110 W. New York Ave.
DeLand, FL 32720
Sheriff's Office releases identity of man found hanged in Seville; hanging victim was sexual predator
By Pat Andrews
posted Jan 14, 2014 - 5:17:45pm
The Volusia County Sheriff's Office is investigating the death of 50-year-old Andrew C. Mayer in Seville. Mayer's body was found hanging from a tree Jan. 11.
The Sheriff's Office reported Jan. 11 that the Major Case Unit was investigating Mayer's death; however, Mayer's name was not released at that time.
A call reporting the body came in at about 11:26 a.m. Jan. 11 from an unnamed acquaintance of Mayer's who said she found Mayer's body a couple of hundred yards into a wooded lot near the intersection of Lemon Road and Church Street in Seville.
An autopsy was completed Jan. 13, but the cause of death and other details have not yet been released.
A Beacon search revealed that an Andrew C. Mayer or Andrew Christopher Mayer, date of birth Nov. 7, 1963 — the same date of birth listed for the Andrew C. Mayer found hanged — is listed as a sexual predator by the Florida Department of Law Enforcement, and has an address of 316 Chipola Dr. in DeLand. The Department of Corrections website shows that Mayer was released from prison July 31, 2013. He had been convicted in 2001 of a sexual act of coercion by an adult on a child in a 2000 case in Charlotte.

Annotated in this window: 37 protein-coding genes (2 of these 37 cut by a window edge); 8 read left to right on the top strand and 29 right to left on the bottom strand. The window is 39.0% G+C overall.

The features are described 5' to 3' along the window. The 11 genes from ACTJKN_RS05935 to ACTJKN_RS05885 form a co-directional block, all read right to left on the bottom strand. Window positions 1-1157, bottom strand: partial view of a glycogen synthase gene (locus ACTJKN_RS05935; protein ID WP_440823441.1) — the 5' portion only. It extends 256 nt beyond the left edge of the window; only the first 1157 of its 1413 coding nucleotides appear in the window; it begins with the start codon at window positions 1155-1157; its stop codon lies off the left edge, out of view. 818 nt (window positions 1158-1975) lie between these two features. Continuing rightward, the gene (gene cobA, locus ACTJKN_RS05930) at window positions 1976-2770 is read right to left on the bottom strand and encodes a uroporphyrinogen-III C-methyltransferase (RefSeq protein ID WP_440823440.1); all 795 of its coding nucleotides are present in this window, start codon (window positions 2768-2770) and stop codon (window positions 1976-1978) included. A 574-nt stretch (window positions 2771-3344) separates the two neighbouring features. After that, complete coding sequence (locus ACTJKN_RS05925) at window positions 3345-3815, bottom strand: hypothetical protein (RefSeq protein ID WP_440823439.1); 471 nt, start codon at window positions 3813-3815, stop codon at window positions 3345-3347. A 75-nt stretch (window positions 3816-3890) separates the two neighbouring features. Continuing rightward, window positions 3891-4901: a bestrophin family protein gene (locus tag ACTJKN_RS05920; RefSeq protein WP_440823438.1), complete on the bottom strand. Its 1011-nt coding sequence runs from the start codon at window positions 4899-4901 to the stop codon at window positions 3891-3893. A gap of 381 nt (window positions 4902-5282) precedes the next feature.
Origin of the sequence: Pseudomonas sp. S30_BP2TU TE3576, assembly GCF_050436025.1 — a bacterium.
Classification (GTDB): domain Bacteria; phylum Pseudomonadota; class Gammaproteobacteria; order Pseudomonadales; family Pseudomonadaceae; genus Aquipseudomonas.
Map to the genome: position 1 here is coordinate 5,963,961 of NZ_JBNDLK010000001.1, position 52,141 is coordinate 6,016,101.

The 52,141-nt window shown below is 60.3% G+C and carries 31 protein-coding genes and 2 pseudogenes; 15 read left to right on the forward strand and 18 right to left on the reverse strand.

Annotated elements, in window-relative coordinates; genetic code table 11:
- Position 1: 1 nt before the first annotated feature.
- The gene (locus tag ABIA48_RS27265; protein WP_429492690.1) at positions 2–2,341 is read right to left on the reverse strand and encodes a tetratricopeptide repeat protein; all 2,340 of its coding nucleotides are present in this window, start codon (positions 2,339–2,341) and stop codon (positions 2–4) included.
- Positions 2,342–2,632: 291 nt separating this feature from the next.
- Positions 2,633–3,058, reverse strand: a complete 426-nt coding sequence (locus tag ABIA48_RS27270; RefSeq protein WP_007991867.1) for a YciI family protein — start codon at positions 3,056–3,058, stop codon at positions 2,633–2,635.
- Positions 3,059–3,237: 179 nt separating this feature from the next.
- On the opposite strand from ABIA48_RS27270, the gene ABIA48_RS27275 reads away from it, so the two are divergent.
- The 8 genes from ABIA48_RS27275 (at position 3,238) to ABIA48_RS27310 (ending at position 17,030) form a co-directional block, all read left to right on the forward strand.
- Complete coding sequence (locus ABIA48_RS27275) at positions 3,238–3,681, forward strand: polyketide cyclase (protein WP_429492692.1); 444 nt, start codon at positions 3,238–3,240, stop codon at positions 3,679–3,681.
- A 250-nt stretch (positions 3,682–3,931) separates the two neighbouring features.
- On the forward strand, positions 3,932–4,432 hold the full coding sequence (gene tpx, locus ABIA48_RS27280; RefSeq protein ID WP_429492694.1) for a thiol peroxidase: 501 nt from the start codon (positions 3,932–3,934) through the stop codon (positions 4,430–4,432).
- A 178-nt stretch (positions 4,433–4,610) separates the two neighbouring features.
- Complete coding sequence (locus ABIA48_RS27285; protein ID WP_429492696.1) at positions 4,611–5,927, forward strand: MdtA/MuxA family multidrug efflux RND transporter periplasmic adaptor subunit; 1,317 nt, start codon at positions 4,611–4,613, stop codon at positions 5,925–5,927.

Sheriff's Office spokesman Brandon Haught confirmed that the Andrew Christopher Mayer identified as a sexual predator is the same person as the Andrew C. Mayer found hanged.
The Sheriff's Office report from Jan. 11 states the reporting person told the deputy Mayer had hanged himself.
The deputy then followed "a well-groomed and traveled pathway to the to the Northwest corner of the orange grove approximately two hundred yards west of Church Street."
There, the deputy found a small footpath heading from the main orange-grove path into a wooded area, leading him to an oak tree where he saw Mayer hanging by his neck with a half-inch-thick rope. The rope was thrown over a high branch about 8-12 feet from the ground and one end wrapped around the tree's base.
Mayer's body was observed in "a kneeling position," the report states, with both knees appearing to be in contact with the ground.
The deputy observed lividity in Mayer's body, and Mayer was yellowish in color. Lividity indicates death — the heart has stopped pumping the body's blood, and the blood has pooled in the lowest part of the body, turning that part of the body a dark purple color.
A Volusia County Fire Services emergency-medical technician reported to the scene, where he pronounced Mayer dead. A crime-scene log was begun, and criminal-investigation and Major Case investigators took over the scene, "due to the suspicious nature of the call," the Sheriff's Office report states.
The case has generated interest. One man who made an inquiry to The Beacon about the hanging stated in an email, "I knew this man and it sounds VERY suspicious to me."
The source said Mayer was kind, thoughtful and serious-minded, and unlikely to have committed suicide.
The Major Case Unit is continuing to investigate.
The comments posted below are posted by readers, not by The Beacon staff. These comments express the views and opinions of the authors, and not the administrators, moderators or webmaster. The comments forum is governed by these rules. Please use the report abuse link if you find offensive comments.
Did you find this story interesting or informative? Subscribe to The West Volusia Beacon to read more stories by Pat Andrews, along with others from our award-winning writers. Subscribe now!